Jesse Ventura may again climb into the political ring
Jesse Ventura, the former pro wrestler and sometime-actor who improbably won the governorship of Minnesota a decade ago, may again roil his state's political waters. Then again, he may not.
Ventura has been hinting for months that he might make an already closely watched Senate race between Republican incumbent Norm Coleman and Democratic challenger Al Franken a three-way affair; back in May, he told Larry King on CNN, "I'm weighing it right now."
He's still weighing it as Tuesday's deadline for filing approaches; indeed, he's talking about it more than ever, leading to speculation he'll take the leap.
Our friend Ted Johnson, who writes the "Wilshire & Washington" column for Variety, recently interviewed Ventura and wrote that "he sounded like a candidate, ready to needle his opponents at every turn. He mapped out a renegade campaign strategy in which he would raise money on the Internet yet not spend more than $1 million for his bid."
Johnson quoted Ventura as saying: "I will not spend more than I earn, and that gives me I think a million dollar cap, because the salary for a senator is $170,000" a year.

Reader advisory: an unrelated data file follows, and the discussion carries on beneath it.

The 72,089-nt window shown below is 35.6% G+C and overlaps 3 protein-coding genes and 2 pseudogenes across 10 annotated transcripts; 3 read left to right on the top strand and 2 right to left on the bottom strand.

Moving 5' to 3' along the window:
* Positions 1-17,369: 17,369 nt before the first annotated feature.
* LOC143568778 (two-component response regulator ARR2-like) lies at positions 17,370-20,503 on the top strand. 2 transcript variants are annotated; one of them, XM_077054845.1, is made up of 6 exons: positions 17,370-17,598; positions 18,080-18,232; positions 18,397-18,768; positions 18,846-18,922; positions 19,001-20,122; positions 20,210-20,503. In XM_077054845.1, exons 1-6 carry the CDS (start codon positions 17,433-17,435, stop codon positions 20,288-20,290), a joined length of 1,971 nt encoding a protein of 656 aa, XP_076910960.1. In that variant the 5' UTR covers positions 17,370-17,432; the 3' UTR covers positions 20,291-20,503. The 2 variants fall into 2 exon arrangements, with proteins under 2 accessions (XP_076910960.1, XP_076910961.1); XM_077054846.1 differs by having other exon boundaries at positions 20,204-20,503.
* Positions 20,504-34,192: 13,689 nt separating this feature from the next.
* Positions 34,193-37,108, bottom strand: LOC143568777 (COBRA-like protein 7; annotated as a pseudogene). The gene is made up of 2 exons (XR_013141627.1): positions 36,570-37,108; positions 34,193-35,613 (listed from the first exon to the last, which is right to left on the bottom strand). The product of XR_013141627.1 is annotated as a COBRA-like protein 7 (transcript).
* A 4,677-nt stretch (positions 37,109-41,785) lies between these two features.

We were initially confused by Ventura's math, but he's apparently referring to what he would gross over a six-year term.
The buzz surrounding Ventura grew very loud today, following the broadcast on NPR of an interview he gave David Welna Sunday in a parking lot in Minnesota. He again talked as if he had decided to run, and even offered what presumably would be one of his main messages: "All you Minnesotans take a good hard look at all three of us. And you decide: If you were in a dark alley, which one of the three of us would you want with you?"
Ventura quickly clarified that his remarks were hypothetical, and that he'll continue to weigh his options until the filing deadline. "It will come down to whether I want to change my lifestyle and go to that lifestyle or not," he said.
The prospect of another political season enlivened by a Ventura candidacy geneerated much comment, including this post on The Swamp.
As we recently noted, current polling indicates Franken -- of "Saturday Night Live" fame -- would fall short in his bid to unseat Coleman. Who knows how Ventura would scramble the dynamics; his political persona is so idiosyncratic it seems, at first blush, hard to predict.
And this might be even harder to divine -- were he to run and win, would he bother to caucus with either party on Capitol Hill?
-- Don Frederick